Research at Arms Length: The Risks of Doing Research in Remote Locations
NZARE New Zealand
Community Services, Education and Social Sciences
Kurongkurl Katitjin, Centre for Research in Entertainment, Arts,Technology, Education and Communications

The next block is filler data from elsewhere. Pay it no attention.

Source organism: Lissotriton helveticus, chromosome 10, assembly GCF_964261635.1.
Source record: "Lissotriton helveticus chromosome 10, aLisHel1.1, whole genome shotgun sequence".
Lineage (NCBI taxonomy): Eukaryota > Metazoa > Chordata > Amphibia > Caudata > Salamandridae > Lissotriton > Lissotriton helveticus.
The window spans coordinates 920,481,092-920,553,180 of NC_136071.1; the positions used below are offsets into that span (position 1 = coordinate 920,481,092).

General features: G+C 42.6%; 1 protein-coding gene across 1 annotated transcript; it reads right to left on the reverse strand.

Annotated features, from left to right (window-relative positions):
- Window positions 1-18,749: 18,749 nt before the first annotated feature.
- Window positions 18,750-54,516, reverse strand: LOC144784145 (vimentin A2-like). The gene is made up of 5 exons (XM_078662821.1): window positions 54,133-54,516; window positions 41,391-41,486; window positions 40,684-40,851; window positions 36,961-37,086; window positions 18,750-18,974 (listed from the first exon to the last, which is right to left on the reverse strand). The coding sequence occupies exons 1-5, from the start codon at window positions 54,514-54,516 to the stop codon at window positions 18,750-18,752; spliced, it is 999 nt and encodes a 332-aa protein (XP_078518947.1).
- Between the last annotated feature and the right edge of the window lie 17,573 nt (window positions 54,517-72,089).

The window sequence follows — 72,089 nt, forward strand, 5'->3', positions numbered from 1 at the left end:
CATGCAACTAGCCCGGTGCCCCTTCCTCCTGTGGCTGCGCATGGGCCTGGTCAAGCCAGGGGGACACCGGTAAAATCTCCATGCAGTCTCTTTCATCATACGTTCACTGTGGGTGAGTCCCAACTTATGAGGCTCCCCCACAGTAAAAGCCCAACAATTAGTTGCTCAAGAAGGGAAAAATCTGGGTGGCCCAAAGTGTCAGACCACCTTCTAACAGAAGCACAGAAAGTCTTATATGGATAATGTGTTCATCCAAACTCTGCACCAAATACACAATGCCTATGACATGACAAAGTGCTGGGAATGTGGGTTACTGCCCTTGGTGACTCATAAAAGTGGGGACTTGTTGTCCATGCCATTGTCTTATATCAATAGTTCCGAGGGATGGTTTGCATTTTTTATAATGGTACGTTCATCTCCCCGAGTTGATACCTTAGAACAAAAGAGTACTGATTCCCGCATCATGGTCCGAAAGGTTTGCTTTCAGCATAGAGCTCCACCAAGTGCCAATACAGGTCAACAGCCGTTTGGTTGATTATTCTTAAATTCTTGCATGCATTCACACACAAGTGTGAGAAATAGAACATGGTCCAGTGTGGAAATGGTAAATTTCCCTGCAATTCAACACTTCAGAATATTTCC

The teaching strategies that work with Anglo-Australian children in urban settings are not appropriate for all children. Indigenous children, in particular, are less amenable to the kinds of instruction used with other children. As a result, Indigenous children are more likely to demonstrate lower levels oflearning and less commitment to school than other children. In rural and remote areas, these features are particularly noticeable. While part of the explanation for the failure ofthe usual range of strategies lies with the social and cultural characteristics of the students particularly when there are language differences - the inability to achieve change among teachers is a significant contributing factor. Adaptation of teaching strategies to the particular needs of Indigenous students is more likely to bring about change in student learning and retention than attempting to change the students' culture and social backgrounds. In this paper, a project designed to improve literacy acquisition among Indigenous students with conductive hearing loss is described. The professional evelopment program used with teachers to get them to implement the appropriate strategies is outlined and the continuing impediments to effective tilisation of the strategies are discussed.